The Most Common Misunderstanding About Your Financials

  • The Most Common Misunderstanding About Your Financials

    The Most Common Misunderstanding About Your Financials

    Tax time is a stressful time for everyone, not just tax preparers. We talk with many business owners, and the most significant pain point they have is why the financial information doesn’t match what they think it should. If this is you, you are not alone. We often spend time with our clients talking about why the numbers are recorded in a way that makes sense accounting-wise but may not make sense until you get a proper explanation…and sometimes you need to hear the explanation more than once.

    These are the top 5 questions that we often hear from business owners:

    I am repaying a loan- it is taking a bunch of cash each month- how come it is not all an expense?

    When you got the loan- either for a vehicle, building, or just needed capital, you got some cash to make the purchase or to add to your bank account. As you repay the loan, the money you are giving back to the bank is mostly theirs, and you are just giving it back with interest. The interest on the money is considered an expense. If your loan payment is $105.00 and $5.00 is interest. $100 is recorded on your books as paying down the loan (reducing the loan/liability on your balance sheet), and $5.00 is recorded on your profit and loss as an expense.

    Why do I show so much profit, but my bank balance is low? Where is all my money?

    There are multiple answers to this question, but I will use the most common responses we give. Your bank balance decreases when you pay a loan (like in the example above) but it doesn’t increase your expenses in the total amount. This means that more cash goes out of your bank account, and it doesn’t equal an expense on your profit and loss. If you have a lot of loans, that eats up your cash but doesn’t lower your profits. Same is true for the owner’s draw. When the owner takes money out of the business for personal expenses, it is not an expense to the business. It lowers the cash in the bank but doesn’t lower the profit. If you don’t fit into either one of these situations, then you should reach out, and we can figure out what is going on for you.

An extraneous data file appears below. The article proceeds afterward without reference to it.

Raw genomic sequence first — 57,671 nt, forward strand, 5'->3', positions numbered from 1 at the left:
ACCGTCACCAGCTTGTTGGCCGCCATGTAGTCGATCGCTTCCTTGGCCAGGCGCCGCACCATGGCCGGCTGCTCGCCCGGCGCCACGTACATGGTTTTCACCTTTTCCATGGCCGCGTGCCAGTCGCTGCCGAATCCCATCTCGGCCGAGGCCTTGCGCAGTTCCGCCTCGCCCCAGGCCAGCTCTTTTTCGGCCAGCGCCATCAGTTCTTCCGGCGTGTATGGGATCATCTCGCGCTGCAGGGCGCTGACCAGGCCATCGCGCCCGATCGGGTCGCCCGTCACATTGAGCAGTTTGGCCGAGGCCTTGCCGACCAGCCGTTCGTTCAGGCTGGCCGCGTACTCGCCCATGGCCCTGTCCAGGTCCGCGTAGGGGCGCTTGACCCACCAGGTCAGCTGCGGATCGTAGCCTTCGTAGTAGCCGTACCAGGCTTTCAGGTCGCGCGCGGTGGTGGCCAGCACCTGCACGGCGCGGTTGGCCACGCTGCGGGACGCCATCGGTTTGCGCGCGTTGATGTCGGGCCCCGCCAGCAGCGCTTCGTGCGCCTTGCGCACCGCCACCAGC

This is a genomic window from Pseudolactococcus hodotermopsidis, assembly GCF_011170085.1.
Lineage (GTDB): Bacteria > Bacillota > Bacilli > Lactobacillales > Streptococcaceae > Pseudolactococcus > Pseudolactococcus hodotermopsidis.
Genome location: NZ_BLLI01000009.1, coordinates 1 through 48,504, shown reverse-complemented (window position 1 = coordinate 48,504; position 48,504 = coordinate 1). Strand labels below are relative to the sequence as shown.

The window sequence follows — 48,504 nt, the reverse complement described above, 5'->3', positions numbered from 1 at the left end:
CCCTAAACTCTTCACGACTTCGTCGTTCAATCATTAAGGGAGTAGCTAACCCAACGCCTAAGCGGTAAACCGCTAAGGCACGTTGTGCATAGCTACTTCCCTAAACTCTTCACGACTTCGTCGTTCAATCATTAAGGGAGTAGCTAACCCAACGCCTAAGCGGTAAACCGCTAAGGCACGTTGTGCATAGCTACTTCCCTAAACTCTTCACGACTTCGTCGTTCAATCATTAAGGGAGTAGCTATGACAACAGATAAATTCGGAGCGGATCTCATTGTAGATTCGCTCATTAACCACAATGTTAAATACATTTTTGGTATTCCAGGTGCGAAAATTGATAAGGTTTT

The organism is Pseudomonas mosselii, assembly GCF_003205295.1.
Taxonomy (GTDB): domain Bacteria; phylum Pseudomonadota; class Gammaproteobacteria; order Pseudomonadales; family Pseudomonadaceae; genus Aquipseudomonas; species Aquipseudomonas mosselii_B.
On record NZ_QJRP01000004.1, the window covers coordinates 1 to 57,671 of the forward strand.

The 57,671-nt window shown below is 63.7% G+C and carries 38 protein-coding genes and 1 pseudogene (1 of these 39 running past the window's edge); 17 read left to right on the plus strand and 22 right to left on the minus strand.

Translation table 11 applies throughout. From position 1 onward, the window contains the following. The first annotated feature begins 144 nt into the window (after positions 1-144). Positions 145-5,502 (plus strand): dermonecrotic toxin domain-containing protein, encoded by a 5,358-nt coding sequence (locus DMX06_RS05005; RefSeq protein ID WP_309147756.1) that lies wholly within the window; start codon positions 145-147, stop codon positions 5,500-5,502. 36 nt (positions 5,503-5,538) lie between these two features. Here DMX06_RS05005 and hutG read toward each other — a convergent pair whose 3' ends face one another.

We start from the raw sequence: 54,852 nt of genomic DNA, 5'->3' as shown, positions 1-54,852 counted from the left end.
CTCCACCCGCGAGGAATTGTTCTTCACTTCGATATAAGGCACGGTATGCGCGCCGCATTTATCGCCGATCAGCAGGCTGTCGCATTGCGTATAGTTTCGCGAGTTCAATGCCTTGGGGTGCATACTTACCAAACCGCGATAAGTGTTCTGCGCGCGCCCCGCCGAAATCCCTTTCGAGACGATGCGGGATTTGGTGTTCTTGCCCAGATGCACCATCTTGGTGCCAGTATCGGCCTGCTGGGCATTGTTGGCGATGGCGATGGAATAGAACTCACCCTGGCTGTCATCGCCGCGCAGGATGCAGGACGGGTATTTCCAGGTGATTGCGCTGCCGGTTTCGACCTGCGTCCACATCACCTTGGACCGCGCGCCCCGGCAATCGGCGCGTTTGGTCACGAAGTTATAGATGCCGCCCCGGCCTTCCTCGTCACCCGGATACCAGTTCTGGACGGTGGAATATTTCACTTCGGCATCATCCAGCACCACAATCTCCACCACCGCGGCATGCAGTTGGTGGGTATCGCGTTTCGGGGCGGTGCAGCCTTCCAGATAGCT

Why isn’t the owner’s draw an expense?

    The owner’s draw is when the owner takes our money for personal use. This money can be used for anything the owner wants. It is not an expense to the company because the money has not been used for an expense associated with the business. The owner can take a salary through payroll- and that is an expense to the business, BUT only S-corps and C-corps can have the owner on payroll. Sole proprietors and LLC owners will take distributions from the business in the form of an owner’s draw.

    When I pay income taxes on my business profit -why aren’t they an expense to the business?

    It depends on your entity structure- this is why it’s essential to know if you are a sole proprietor, Limited liability company, S-corp or a C corp. 

    Sole proprietors, LLCs, and S-corps all are considered ‘flow through’ entities- which means that the profit ‘flows’ to the owners- all of it. The downside is that you have to pay tax on it- but on a good note you made a profit! This tax payment comes from the owner and not the entity, as it is considered income to the owner.

    C-corps pay taxes on the profit of the company- and it is an expense to the company. For more detailed information, consult with your tax professional and they can tell you which entity is right for you.

    I felt blind sided with my tax bill this year- how much money should I set aside for taxes?

    That is the worst feeling……so let’s avoid it in the future. You should ask your tax professional for more information about this, but in our experience, if you keep aside about 30% of profits for taxes, you will be prepared for paying taxes when the time comes. You can also make quarterly estimated tax payments- this is a pay-as-you-go and the one the IRS strongly recommends.

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